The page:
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How to qualify for citizenship in Canada

One of the world’s most open citizenship policies is found in Canada.

To be qualified to submit a citizenship application to Canada, you must:

  • becoming a resident permanently

  • satisfy the physical presence requirement for Canada

  • submit your taxes (if necessary)

  • passing the citizenship test for Canada (if you are between the ages of 18-54)

  • Demonstrate your linguistic skills (if you are between the ages of 18-54)

If you are a Canadian applying for your adopted kid who was born outside of Canada, a minor, or a former Canadian citizen seeking to regain citizenship, there may be extra or different requirements.

Status as a permanent resident

To seek Canadian citizenship, you must be a permanent resident and you may not:

  • being under investigation for fraud or for immigration

  • being asked to leave Canada by Canadian authorities

  • Having outstanding requirements for your PR status, such as medical testing

Your Permanent Residence (PR) card may already be expired when you submit your application; this is not required.

Required physical presence

Before submitting an application for Canadian citizenship, you must have spent at least three of the previous five years—or 1,095 days—residing in Canada. For rare circumstances, there may be exceptions to this rule.

Before you became a permanent resident, if you were a temporary resident or a protected person in Canada, you may count those days against your physical presence requirement. You may only use up to 365 days as a temporary resident or protected person and each day spent in Canada during the five years preceding your application only counts as a half-day.

In case you made a calculating error, Immigration, Refugees and Citizenship Canada (IRCC) advises that you submit your application for Canadian citizenship after having resided in the country for more than 1,095 days.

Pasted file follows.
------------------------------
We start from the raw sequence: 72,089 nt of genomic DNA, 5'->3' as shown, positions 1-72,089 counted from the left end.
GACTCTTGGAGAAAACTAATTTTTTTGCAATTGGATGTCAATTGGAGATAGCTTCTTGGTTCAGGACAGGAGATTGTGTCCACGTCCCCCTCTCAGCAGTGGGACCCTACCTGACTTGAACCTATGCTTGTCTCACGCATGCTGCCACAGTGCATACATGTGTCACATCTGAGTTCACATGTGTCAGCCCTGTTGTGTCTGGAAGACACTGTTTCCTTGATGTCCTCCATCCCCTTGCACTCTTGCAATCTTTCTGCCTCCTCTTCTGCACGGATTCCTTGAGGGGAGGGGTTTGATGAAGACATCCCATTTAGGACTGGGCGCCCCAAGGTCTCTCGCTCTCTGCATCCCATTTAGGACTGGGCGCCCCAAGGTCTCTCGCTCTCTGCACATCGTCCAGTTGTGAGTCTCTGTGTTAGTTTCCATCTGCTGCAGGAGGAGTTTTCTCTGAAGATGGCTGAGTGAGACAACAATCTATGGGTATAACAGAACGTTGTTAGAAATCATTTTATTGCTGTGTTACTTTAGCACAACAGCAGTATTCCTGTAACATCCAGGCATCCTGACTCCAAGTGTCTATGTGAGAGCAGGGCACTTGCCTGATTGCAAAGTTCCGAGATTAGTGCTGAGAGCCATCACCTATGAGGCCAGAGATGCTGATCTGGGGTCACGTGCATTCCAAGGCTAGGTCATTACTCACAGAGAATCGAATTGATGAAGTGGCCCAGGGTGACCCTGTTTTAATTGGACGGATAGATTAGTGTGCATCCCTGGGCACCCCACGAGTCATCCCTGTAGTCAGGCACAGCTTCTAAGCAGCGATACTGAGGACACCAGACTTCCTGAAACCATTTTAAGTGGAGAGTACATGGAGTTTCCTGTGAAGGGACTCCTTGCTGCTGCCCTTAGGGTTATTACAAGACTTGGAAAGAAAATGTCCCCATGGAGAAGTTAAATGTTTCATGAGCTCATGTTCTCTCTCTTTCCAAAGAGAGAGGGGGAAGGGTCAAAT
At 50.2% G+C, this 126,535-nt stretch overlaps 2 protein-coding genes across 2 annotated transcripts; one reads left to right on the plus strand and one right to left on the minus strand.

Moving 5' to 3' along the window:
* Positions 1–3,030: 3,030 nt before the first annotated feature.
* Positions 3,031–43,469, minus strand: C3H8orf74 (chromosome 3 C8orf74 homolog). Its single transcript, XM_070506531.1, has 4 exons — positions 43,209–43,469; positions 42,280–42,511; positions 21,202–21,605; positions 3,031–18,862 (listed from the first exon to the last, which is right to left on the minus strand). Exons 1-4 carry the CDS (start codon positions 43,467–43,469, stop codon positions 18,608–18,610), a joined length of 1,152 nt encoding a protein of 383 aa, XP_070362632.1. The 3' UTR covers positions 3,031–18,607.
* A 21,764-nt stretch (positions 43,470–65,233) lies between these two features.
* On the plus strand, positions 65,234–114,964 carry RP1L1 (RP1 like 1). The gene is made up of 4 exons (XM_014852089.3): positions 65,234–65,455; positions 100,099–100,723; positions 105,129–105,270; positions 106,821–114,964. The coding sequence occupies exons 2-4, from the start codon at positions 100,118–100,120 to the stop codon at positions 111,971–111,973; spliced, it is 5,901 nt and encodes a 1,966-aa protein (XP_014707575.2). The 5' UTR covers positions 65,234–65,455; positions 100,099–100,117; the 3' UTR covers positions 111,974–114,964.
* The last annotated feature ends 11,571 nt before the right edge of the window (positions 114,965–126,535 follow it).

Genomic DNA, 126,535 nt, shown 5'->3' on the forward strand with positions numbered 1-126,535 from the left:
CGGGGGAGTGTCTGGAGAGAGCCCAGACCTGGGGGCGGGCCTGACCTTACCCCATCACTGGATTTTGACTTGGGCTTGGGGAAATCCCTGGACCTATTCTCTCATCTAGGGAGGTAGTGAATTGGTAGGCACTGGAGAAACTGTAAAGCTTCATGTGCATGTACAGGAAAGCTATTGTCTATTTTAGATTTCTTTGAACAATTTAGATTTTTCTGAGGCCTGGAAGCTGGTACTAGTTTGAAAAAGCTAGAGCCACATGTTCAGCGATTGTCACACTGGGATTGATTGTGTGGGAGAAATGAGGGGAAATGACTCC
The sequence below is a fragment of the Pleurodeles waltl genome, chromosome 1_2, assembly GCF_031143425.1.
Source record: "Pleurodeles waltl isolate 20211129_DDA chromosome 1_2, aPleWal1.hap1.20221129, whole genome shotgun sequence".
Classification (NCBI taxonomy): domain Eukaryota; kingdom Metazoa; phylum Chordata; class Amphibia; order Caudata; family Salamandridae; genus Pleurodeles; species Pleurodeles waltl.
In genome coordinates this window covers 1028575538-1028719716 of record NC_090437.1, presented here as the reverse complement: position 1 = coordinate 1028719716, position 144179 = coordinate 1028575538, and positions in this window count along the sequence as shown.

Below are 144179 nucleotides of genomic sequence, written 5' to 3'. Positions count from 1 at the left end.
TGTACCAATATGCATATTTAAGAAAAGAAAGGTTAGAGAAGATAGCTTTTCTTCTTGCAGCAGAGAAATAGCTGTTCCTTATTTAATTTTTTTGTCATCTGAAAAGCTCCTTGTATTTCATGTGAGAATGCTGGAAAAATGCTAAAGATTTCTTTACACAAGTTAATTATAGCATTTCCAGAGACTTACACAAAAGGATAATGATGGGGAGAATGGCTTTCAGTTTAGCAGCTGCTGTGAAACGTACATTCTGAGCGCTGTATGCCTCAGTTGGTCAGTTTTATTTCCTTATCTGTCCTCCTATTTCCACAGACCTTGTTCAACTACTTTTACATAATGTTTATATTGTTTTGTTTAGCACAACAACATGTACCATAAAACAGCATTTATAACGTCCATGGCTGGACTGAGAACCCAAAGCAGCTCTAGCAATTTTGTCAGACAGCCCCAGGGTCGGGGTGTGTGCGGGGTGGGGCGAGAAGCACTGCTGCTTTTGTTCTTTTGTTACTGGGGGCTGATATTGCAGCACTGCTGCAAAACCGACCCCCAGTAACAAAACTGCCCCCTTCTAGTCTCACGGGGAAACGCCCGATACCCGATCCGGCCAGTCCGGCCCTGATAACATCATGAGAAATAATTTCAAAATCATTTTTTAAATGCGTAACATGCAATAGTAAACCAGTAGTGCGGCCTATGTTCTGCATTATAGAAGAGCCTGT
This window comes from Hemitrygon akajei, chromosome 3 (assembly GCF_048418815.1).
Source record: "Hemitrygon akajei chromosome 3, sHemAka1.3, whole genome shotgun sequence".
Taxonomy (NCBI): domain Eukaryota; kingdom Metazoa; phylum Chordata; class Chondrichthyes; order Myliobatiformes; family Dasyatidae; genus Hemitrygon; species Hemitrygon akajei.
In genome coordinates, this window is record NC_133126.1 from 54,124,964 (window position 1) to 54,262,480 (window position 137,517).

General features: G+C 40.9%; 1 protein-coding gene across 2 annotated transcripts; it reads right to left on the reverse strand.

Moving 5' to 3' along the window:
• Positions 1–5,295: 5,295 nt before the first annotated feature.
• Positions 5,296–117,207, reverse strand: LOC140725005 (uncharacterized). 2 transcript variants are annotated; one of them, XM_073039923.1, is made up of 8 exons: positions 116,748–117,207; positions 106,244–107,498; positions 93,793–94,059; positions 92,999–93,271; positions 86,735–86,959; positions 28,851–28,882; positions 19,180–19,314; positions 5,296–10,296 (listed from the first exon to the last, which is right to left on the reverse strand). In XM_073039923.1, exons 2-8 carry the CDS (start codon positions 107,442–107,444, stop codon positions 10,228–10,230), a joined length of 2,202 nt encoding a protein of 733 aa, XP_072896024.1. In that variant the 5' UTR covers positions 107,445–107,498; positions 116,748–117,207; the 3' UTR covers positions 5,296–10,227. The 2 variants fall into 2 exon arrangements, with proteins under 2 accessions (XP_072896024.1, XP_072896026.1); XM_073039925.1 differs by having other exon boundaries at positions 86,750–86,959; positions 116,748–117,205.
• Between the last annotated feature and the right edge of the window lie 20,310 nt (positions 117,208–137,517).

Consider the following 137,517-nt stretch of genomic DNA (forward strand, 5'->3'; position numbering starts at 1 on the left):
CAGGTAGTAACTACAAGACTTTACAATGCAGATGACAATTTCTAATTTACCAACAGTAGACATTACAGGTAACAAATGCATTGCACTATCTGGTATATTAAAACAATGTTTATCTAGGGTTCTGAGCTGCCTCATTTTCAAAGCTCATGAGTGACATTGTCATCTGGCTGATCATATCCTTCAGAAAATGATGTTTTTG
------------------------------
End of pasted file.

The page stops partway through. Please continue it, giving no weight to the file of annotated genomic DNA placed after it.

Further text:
Submit your taxes

For at least three of the five years prior to submitting your application for Canadian citizenship, you might be required to file taxes in Canada. Even if you only spent a portion of the year in Canada, you can still be required to file an income tax return if :

  • Taxes for the year are due.

  • You’d like a refund?

  • Desire receiving credit and benefit payments

Demonstrate your language abilities

You must demonstrate to IRCC that you can speak English or French at a level 4 or higher on the Canadian Language Benchmark (CLB). The IRCC may evaluate your language abilities by looking at the documentation you provide proving them (such as proof that you are enrolled in a secondary or post-secondary program in English or French) or by observing how well you interact with citizenship officials while submitting your application. Your language abilities may be evaluated by IRCC during a hearing with a citizenship authority, if necessary.

If you don’t fit the bill for citizenship, you might not be eligible for citizenship in Canada. You would also not be eligible for Canadian citizenship if you had certain legal or criminal convictions, such as:

  • Within the last five years, your citizenship has been revoked.

  • You were found guilty of a crime during the last three years.

  • You are on probation, parole, or incarcerated

  • You are subject to a Canada deportation order.

  • You are suspected of committing a crime against humanity or a war crime, or you have already been found guilty of one.

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